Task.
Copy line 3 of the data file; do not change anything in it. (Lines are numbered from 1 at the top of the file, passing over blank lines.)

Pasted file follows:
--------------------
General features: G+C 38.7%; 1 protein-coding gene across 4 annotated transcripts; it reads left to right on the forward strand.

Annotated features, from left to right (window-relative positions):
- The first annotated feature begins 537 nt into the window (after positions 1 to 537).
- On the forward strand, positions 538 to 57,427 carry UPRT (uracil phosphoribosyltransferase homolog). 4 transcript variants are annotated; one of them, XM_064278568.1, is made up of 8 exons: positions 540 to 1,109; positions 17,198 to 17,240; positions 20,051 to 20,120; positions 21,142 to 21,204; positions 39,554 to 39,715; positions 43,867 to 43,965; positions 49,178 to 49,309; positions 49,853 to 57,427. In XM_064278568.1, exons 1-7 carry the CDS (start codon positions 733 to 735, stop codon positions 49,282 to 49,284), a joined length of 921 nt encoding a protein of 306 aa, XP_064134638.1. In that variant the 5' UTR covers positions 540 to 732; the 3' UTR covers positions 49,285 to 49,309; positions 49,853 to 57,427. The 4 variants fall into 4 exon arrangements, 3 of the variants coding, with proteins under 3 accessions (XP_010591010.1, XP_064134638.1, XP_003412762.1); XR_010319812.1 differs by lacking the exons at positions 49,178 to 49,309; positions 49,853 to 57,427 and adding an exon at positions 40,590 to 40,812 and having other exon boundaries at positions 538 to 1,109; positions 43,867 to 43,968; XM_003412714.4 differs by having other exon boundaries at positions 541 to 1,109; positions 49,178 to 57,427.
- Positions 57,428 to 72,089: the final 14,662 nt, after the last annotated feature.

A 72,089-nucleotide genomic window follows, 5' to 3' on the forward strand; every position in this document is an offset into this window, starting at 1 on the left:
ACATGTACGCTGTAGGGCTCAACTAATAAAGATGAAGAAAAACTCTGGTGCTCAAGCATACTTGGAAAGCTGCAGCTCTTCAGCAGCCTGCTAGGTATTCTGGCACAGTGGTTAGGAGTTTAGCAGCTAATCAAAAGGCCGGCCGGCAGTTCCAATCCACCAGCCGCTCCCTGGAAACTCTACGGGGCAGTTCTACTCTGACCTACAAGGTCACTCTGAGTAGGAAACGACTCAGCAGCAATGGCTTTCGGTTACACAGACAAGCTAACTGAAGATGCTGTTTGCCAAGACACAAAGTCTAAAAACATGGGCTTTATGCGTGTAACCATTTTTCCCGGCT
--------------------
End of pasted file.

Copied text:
- The first annotated feature begins 537 nt into the window (after positions 1 to 537).